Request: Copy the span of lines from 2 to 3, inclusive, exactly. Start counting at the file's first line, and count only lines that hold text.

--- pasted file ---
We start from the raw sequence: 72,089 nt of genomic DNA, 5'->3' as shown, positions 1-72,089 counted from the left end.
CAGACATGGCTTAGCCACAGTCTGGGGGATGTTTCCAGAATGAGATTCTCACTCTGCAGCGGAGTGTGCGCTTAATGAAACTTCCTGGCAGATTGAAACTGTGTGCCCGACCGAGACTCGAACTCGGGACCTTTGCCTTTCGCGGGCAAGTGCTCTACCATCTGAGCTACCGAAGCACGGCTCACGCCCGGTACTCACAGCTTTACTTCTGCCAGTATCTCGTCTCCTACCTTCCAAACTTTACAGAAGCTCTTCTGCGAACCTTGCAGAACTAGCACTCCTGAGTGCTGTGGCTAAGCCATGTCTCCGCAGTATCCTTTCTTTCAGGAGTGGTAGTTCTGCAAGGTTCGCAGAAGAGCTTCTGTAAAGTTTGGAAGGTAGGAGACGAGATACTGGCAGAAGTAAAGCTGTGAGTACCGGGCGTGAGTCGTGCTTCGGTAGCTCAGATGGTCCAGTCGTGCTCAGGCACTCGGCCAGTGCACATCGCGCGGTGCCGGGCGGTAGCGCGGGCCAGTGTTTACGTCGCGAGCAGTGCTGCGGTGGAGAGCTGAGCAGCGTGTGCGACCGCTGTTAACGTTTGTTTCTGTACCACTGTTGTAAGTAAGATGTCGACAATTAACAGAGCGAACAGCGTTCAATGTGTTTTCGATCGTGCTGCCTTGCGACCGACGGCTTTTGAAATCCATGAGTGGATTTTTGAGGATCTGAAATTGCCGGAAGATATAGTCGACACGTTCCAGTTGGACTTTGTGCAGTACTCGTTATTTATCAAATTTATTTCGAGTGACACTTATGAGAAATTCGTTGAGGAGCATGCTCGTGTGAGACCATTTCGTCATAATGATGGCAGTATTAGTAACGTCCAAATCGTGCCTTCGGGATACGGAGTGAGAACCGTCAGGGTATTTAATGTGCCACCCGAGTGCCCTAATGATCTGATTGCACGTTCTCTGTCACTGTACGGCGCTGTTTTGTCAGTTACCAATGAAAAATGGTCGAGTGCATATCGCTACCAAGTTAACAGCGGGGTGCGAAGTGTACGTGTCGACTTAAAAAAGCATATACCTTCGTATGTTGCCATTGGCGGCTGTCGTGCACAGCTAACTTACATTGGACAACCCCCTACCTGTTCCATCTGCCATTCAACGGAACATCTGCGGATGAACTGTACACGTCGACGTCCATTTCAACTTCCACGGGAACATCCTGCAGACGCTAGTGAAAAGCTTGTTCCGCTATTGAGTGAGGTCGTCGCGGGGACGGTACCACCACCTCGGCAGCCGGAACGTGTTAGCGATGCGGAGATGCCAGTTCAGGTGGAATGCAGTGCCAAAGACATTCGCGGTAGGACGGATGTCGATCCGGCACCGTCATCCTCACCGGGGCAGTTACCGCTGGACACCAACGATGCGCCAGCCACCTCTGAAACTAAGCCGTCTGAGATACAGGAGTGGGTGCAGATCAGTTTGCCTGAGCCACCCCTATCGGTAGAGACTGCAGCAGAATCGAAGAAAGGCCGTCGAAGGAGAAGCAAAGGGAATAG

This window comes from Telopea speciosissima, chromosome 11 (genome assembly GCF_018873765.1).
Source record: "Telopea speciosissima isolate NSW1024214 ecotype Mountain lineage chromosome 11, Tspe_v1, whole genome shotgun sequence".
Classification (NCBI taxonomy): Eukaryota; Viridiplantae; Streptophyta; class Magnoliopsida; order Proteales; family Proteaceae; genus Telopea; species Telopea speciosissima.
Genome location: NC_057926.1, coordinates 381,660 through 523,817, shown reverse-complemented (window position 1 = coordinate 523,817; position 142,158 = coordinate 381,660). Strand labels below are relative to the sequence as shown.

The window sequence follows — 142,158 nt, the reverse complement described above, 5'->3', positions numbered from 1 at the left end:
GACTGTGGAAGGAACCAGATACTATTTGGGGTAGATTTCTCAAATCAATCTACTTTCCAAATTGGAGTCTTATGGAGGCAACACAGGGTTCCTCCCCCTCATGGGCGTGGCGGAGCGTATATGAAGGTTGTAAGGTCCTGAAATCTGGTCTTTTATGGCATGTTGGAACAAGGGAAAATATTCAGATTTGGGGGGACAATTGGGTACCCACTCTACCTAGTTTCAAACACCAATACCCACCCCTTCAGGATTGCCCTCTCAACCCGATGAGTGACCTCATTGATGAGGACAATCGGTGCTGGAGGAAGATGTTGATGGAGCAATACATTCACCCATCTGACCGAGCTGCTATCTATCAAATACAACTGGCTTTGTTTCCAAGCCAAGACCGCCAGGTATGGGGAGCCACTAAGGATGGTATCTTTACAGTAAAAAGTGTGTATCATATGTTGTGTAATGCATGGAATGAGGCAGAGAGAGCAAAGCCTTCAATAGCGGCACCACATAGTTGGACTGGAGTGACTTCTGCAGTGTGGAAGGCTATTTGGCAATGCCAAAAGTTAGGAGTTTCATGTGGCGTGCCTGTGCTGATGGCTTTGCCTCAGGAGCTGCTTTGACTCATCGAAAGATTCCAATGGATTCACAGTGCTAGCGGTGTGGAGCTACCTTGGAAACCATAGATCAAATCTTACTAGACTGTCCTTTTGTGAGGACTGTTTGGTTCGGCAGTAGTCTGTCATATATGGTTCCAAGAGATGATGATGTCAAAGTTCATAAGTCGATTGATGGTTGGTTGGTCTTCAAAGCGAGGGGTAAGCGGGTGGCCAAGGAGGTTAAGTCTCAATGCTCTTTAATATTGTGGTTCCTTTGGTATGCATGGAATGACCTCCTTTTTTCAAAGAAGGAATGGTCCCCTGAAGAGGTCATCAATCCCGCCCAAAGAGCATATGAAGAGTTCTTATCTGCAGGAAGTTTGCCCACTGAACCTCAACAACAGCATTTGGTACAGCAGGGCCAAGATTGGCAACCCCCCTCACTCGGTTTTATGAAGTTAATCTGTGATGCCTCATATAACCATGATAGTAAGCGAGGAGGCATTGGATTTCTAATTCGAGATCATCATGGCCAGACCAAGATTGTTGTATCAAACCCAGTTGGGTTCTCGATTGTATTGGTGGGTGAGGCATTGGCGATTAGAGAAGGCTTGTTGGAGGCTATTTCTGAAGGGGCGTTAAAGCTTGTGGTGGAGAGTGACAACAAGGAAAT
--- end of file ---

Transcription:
CAGACATGGCTTAGCCACAGTCTGGGGGATGTTTCCAGAATGAGATTCTCACTCTGCAGCGGAGTGTGCGCTTAATGAAACTTCCTGGCAGATTGAAACTGTGTGCCCGACCGAGACTCGAACTCGGGACCTTTGCCTTTCGCGGGCAAGTGCTCTACCATCTGAGCTACCGAAGCACGGCTCACGCCCGGTACTCACAGCTTTACTTCTGCCAGTATCTCGTCTCCTACCTTCCAAACTTTACAGAAGCTCTTCTGCGAACCTTGCAGAACTAGCACTCCTGAGTGCTGTGGCTAAGCCATGTCTCCGCAGTATCCTTTCTTTCAGGAGTGGTAGTTCTGCAAGGTTCGCAGAAGAGCTTCTGTAAAGTTTGGAAGGTAGGAGACGAGATACTGGCAGAAGTAAAGCTGTGAGTACCGGGCGTGAGTCGTGCTTCGGTAGCTCAGATGGTCCAGTCGTGCTCAGGCACTCGGCCAGTGCACATCGCGCGGTGCCGGGCGGTAGCGCGGGCCAGTGTTTACGTCGCGAGCAGTGCTGCGGTGGAGAGCTGAGCAGCGTGTGCGACCGCTGTTAACGTTTGTTTCTGTACCACTGTTGTAAGTAAGATGTCGACAATTAACAGAGCGAACAGCGTTCAATGTGTTTTCGATCGTGCTGCCTTGCGACCGACGGCTTTTGAAATCCATGAGTGGATTTTTGAGGATCTGAAATTGCCGGAAGATATAGTCGACACGTTCCAGTTGGACTTTGTGCAGTACTCGTTATTTATCAAATTTATTTCGAGTGACACTTATGAGAAATTCGTTGAGGAGCATGCTCGTGTGAGACCATTTCGTCATAATGATGGCAGTATTAGTAACGTCCAAATCGTGCCTTCGGGATACGGAGTGAGAACCGTCAGGGTATTTAATGTGCCACCCGAGTGCCCTAATGATCTGATTGCACGTTCTCTGTCACTGTACGGCGCTGTTTTGTCAGTTACCAATGAAAAATGGTCGAGTGCATATCGCTACCAAGTTAACAGCGGGGTGCGAAGTGTACGTGTCGACTTAAAAAAGCATATACCTTCGTATGTTGCCATTGGCGGCTGTCGTGCACAGCTAACTTACATTGGACAACCCCCTACCTGTTCCATCTGCCATTCAACGGAACATCTGCGGATGAACTGTACACGTCGACGTCCATTTCAACTTCCACGGGAACATCCTGCAGACGCTAGTGAAAAGCTTGTTCCGCTATTGAGTGAGGTCGTCGCGGGGACGGTACCACCACCTCGGCAGCCGGAACGTGTTAGCGATGCGGAGATGCCAGTTCAGGTGGAATGCAGTGCCAAAGACATTCGCGGTAGGACGGATGTCGATCCGGCACCGTCATCCTCACCGGGGCAGTTACCGCTGGACACCAACGATGCGCCAGCCACCTCTGAAACTAAGCCGTCTGAGATACAGGAGTGGGTGCAGATCAGTTTGCCTGAGCCACCCCTATCGGTAGAGACTGCAGCAGAATCGAAGAAAGGCCGTCGAAGGAGAAGCAAAGGGAATAG

This window comes from Telopea speciosissima, chromosome 11 (genome assembly GCF_018873765.1).